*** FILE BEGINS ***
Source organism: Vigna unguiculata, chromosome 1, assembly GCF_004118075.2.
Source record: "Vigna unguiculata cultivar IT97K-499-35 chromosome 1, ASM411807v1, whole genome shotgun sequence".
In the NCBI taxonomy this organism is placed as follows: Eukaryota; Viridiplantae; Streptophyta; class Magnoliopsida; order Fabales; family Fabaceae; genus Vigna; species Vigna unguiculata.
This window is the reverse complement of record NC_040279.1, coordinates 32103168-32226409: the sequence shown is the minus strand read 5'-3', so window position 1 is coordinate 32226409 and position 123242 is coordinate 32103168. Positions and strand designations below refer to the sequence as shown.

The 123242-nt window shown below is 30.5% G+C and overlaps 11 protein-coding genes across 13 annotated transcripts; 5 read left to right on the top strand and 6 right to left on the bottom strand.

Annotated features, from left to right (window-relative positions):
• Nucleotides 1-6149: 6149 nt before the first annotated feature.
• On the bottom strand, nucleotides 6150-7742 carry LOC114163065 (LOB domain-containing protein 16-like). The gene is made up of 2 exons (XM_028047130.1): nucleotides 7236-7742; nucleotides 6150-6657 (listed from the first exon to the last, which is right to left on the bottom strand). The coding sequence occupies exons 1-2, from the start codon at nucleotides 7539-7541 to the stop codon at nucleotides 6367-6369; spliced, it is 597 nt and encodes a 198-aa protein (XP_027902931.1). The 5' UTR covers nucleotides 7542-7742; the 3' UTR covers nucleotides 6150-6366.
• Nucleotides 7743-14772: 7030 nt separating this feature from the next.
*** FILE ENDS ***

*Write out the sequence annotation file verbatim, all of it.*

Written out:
Source organism: Vigna unguiculata, chromosome 1, assembly GCF_004118075.2.
Source record: "Vigna unguiculata cultivar IT97K-499-35 chromosome 1, ASM411807v1, whole genome shotgun sequence".
In the NCBI taxonomy this organism is placed as follows: Eukaryota; Viridiplantae; Streptophyta; class Magnoliopsida; order Fabales; family Fabaceae; genus Vigna; species Vigna unguiculata.
This window is the reverse complement of record NC_040279.1, coordinates 32103168-32226409: the sequence shown is the minus strand read 5'-3', so window position 1 is coordinate 32226409 and position 123242 is coordinate 32103168. Positions and strand designations below refer to the sequence as shown.

The 123242-nt window shown below is 30.5% G+C and overlaps 11 protein-coding genes across 13 annotated transcripts; 5 read left to right on the top strand and 6 right to left on the bottom strand.

Annotated features, from left to right (window-relative positions):
• Nucleotides 1-6149: 6149 nt before the first annotated feature.
• On the bottom strand, nucleotides 6150-7742 carry LOC114163065 (LOB domain-containing protein 16-like). The gene is made up of 2 exons (XM_028047130.1): nucleotides 7236-7742; nucleotides 6150-6657 (listed from the first exon to the last, which is right to left on the bottom strand). The coding sequence occupies exons 1-2, from the start codon at nucleotides 7539-7541 to the stop codon at nucleotides 6367-6369; spliced, it is 597 nt and encodes a 198-aa protein (XP_027902931.1). The 5' UTR covers nucleotides 7542-7742; the 3' UTR covers nucleotides 6150-6366.
• Nucleotides 7743-14772: 7030 nt separating this feature from the next.